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Improvement still ends in defeat: Three takeaways from Clippers-Timberwolves

The Los Angeles Clippers fell 128-115 to the Minnesota Timberwolves in the absence of Kawhi Leonard and Paul George, but it was a much-improved display from Tyronn Lue’s team.

LA Clippers v Minnesota Timberwolves
Moses Brown tussles with Rudy Gobert as the Clippers fall to the Timberwolves.
Photo by David Sherman/NBAE via Getty Images

The Los Angeles Clippers fell 128-115 to the Minnesota Timberwolves in the absence of Kawhi Leonard and Paul George, but it was a much-improved display from Tyronn Lue’s team.

Once again, it was the second quarter where the Clippers fell far behind, as they remain the lowest-ranked team in the league for second quarter net and offensive rating – and during those frames they’re also in the bottom eight for defensive rating.

Here are the takeaways from a fifth straight loss…

The energy was there, the legs weren’t

First and foremost, we wanted to see the Clippers react to the loss to the Denver Nuggets and they did just that in Minnesota. The energy was much better and there was a fight and determination to their performance, which went as far as seeing the Timberwolves keep key players in the game until there were just over two minutes left in the fourth quarter.

The biggest problem was that, despite a much more energetic performance, the team still didn’t quite have the legs to get themselves back into the win column. They managed to produce better quality looks but just couldn’t knock them down, and their overall fatigue was best displayed by Reggie Jackson and Marcus Morris Sr. both putting their hands on their knees after they went down 21 with just over five minutes left in the third quarter.

The guys are tired, but it was not for the want of trying in this one…

Brown on the rebound

As the Clippers’ quest for a backup big goes on, their current option Moses Brown put in another good display. Rudy Gobert was able to have it all his own way in the first half scoring 20 points, but Brown managed to keep him much quieter after halftime and was one of the main reasons that the team stuck around in the game.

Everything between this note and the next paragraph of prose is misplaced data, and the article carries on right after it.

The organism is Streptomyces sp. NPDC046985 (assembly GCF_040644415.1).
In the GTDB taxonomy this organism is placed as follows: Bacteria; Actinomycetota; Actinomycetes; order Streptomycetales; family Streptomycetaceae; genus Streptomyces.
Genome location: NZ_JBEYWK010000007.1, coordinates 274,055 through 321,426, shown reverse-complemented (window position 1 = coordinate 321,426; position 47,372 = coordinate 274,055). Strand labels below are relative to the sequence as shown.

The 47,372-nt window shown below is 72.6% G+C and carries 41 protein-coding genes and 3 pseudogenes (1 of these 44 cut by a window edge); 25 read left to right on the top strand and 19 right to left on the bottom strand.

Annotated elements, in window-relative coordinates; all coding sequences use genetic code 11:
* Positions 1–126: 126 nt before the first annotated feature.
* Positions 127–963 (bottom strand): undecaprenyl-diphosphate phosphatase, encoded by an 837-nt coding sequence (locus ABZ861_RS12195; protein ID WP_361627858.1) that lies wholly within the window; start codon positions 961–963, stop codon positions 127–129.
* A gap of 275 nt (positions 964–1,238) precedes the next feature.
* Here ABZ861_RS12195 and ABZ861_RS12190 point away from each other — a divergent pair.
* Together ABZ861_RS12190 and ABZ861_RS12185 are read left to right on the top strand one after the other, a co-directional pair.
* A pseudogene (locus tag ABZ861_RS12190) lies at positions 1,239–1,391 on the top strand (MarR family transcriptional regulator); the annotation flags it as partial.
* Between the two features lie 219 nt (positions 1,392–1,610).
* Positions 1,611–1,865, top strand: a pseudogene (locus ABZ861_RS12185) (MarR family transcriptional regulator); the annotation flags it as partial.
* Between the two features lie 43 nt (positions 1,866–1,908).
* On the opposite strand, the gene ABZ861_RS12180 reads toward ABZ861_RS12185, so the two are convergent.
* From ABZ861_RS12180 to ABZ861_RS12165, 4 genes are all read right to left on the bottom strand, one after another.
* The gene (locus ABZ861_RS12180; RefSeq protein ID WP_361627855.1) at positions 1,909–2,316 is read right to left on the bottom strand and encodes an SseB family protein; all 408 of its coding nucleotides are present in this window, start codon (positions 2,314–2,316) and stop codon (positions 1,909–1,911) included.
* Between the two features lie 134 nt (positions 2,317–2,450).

The lead was mostly chipped away at the free throw line, where Brown managed to get to six times in the second half, scoring three of his 11 points there. It seems unlikely that the Clippers will decide he’s the backup center that could help them make a deep postseason run, but he’s proving to be a solid option.

He’s been a big positive during a tough spell…

Is there hope?

The picture for the Clippers is bleak at this moment. That loss sees them drop down into the play-in picture, just a game above .500. The Golden State Warriors have now overtaken with a marginally better record and the banged-up Los Angeles Lakers are now just two games back. A possible injury to Luke Kennard will compound another game missed by Leonard and George, though more long-term absences for the three do seem unlikely at this stage.

However, the team is back home for the next five matchups, having played eight in eight cities over 15 nights throughout this recent tough run. A few weeks of no travel should mean increased chance to rest and recuperate for a number of guys that desperately need it, while having the majority of fans in the arena on their side should help them guard against opponents going on such energizing runs in games.

It’s not hard to imagine the Clippers being in a much healthier position just a few weeks from now, but the hard work momentarily becomes about securing a guaranteed playoff berth rather than purely setting things up for later in the postseason.